Ekuke Dog: The Protective Nigerian Local Dog Breed

Every continent seems to have its variety of mixed breeds that have become normalized through the years. From Nigeria, Africa comes the mid-sized Ekuke Dog– a mongrel that has become a staple to many Nigerian communities and has also caught traction in other regions.

What is an Ekuke Dog?

The term “Ekuke” is commonly used to denote a collection of indigenous dog breeds prevalent in Nigeria and various other regions of Africa. These dogs possess notable physical characteristics, including a lengthy snout, erect ears, and a thin, elongated body, leading some to believe they represent a distinct breed. However, this notion is erroneous, as these dogs are not a formally recognized breed.

A Brief History of the Nigerian Ekuke Dog

ekuke dog on the street

The history of the Nigerian Ekuke Dog is not well-documented, but it is believed to have originated in the Middle Ages.

The Ekuke Dog was likely bred from a mix of local dogs and foreign breeds brought to Nigeria by European traders.

The Nigerians used the Ekuke Dog for various purposes, including hunting, guarding livestock, and protecting homes.

In the early 20th century, this African Dog began to be exported to other parts of the world, and the breed quickly gained popularity in the United States and Europe.

Today, this local Nigerian dog is a popular breed of dog worldwide and is used as a guard dog, a working dog, and a companion dog.

Characteristics of the Ekuke

Ekuke dogs are medium-sized dogs that typically weigh between 20 and 40 pounds and average to stand 20”-24” tall at the shoulder. They’re strong and agile dogs with a muscular build, short, dense black or brown coats, or a combination of the two colors.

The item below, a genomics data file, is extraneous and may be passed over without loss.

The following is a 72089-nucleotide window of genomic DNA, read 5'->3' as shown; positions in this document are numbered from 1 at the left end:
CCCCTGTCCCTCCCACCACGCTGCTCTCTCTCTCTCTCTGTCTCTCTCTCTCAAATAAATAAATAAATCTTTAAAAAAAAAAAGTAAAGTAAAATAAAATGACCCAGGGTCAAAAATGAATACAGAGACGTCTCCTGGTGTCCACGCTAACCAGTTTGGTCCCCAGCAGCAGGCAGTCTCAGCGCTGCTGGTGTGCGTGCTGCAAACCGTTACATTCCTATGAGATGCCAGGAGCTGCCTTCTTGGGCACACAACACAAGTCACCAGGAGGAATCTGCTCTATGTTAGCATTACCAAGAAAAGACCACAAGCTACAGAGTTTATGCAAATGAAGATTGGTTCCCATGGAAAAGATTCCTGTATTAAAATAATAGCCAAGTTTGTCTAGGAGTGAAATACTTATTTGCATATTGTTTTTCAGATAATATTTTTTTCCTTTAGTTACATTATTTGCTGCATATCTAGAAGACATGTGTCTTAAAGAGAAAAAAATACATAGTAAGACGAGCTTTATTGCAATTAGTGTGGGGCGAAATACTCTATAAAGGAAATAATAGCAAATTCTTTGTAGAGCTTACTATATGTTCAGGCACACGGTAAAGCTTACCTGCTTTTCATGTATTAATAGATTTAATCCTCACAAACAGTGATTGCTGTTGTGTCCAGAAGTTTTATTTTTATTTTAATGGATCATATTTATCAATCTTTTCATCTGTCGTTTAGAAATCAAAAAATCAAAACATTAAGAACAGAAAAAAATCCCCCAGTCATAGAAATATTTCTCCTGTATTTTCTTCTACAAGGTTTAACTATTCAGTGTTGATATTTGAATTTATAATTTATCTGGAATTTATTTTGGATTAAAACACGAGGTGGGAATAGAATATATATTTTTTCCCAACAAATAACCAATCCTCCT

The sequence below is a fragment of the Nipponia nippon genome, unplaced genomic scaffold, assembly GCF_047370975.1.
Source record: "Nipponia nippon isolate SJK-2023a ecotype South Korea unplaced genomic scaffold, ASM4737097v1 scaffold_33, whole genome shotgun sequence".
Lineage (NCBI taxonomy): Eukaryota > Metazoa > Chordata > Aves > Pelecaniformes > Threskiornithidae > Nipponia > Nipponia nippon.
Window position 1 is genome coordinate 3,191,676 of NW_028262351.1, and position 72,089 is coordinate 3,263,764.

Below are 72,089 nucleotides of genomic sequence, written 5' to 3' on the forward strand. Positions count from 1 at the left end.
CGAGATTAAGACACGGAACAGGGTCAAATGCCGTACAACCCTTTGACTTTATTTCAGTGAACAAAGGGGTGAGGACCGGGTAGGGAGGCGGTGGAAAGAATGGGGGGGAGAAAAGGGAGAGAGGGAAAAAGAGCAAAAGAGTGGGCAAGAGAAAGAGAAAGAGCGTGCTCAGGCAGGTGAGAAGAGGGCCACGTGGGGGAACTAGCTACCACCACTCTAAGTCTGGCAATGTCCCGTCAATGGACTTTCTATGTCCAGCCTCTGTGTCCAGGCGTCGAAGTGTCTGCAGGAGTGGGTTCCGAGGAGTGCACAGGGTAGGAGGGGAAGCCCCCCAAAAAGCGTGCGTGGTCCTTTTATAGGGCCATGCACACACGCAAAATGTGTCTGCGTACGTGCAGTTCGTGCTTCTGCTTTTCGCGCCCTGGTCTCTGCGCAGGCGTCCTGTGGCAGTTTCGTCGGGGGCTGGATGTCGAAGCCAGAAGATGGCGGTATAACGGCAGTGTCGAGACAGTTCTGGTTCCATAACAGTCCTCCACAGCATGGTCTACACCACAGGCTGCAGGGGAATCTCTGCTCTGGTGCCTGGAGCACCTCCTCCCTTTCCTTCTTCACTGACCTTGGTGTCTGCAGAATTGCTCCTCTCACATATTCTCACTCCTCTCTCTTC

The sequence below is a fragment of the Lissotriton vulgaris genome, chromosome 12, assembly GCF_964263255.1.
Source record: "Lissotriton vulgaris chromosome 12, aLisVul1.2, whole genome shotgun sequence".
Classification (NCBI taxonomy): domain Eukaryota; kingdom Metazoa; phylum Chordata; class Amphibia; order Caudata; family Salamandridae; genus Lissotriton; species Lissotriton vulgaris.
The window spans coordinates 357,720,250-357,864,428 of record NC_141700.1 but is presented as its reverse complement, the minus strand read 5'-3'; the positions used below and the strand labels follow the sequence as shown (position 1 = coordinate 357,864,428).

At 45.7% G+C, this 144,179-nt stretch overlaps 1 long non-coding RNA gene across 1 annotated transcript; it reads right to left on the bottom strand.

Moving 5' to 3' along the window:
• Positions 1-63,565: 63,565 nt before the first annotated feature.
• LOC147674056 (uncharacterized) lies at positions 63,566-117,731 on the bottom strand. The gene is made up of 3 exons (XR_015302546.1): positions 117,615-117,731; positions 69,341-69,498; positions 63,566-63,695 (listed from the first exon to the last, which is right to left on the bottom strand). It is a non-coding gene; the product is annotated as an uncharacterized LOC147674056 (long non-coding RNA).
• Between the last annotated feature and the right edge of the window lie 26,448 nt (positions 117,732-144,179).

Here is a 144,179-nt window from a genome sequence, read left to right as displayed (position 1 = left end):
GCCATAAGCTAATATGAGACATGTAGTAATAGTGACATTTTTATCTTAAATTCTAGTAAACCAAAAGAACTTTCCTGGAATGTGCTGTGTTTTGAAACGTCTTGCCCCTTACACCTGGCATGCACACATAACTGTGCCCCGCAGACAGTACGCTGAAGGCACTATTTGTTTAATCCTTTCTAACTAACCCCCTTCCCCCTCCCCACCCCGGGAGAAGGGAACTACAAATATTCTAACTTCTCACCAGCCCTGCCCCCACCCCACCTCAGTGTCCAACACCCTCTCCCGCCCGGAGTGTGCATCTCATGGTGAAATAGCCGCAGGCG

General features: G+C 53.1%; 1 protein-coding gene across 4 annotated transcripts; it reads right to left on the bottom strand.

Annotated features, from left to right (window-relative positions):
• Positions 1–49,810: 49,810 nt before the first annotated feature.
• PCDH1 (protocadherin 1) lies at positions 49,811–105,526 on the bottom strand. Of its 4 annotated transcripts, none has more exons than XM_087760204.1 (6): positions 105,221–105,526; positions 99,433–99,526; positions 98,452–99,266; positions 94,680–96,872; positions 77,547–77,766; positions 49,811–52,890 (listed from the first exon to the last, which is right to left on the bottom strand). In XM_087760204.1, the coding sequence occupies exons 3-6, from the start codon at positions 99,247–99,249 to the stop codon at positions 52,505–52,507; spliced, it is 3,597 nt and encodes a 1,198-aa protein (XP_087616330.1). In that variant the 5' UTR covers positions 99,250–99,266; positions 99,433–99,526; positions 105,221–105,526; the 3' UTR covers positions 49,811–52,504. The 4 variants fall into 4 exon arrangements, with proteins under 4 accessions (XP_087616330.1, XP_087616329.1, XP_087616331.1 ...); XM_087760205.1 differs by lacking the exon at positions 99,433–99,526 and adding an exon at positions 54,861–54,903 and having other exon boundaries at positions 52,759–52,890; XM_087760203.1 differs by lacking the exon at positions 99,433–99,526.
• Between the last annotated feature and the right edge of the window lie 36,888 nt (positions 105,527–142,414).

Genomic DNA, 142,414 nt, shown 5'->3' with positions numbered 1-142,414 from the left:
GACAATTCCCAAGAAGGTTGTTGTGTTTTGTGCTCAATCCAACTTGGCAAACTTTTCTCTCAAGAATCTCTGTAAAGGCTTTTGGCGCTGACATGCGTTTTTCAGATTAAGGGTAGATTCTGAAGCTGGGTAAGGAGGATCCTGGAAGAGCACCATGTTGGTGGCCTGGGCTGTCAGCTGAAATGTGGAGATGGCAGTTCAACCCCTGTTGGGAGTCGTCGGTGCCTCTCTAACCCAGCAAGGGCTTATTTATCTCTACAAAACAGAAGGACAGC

Ekuke dogs have long, narrow heads with pointy ears and black noses, tightly curled tails, strong jaws, and sharp teeth, which they use for hunting and guarding. The eyes are often dark and expressive, and the tail is long and bushy.

Ekuke Dogs Behavior and Temperament:

puppy ekuke dog lying on the ground.

Ekuke dogs are generally known to be friendly and social with their owners and other dogs. They are intelligent and trainable but may sometimes be somewhat independent and stubborn.

They are also known to be very loyal and protective of their owners and home, making them good guard dogs. However, they may be reserved or even aloof with strangers, so proper socialization is vital from an early age to ensure they are comfortable around unfamiliar people and situations.

Ekuke dogs are generally not very high-energy but enjoy daily walks and playtime. They are adaptable to living in both urban and rural environments as long as they have access to shelter and protection from extreme temperatures.

Nigerian Ekuke Canine Pros and Cons

Nigerian ekuke dog standing on the ground licking its nose.

Here are some of the pros and cons of owning an Ekuke dog:

Ekuke (or Bingo) Pros:

  1. This is a Loyal and intelligent breed.
  2. They are good with children and warm to family members and friends.
  3. As aforementioned, they make excellent guard dogs.
  4. They are eager to please, making them easy to train.
  5. Their coat type assists them in being considered a Low-maintenance breed.
  6. Bingos are willing to eat just about anything you can put before them. Healthwise, this may not be too good, as they might eat many things they shouldn’t. However, this trait lands itself in the pros section due to being easy to feed or unfussy eaters.

Cons about owning an Ekuke:

  1. They may be aggressive toward other dogs if not properly conditioned and trained.
  2. They may bark excessively at times, making life difficult for apartment living.
  3. Ekukes require a lot of exercises, so if the owner isn’t up to the task, they’ll pay for it with an anxious, overenergized dog doing what they will to the home.
  4. Finding a relatively local (and reputable) dog breeder may be difficult if you live outside Africa.

Exercise Requirements

Nigerian ekuke dog roaming on the streets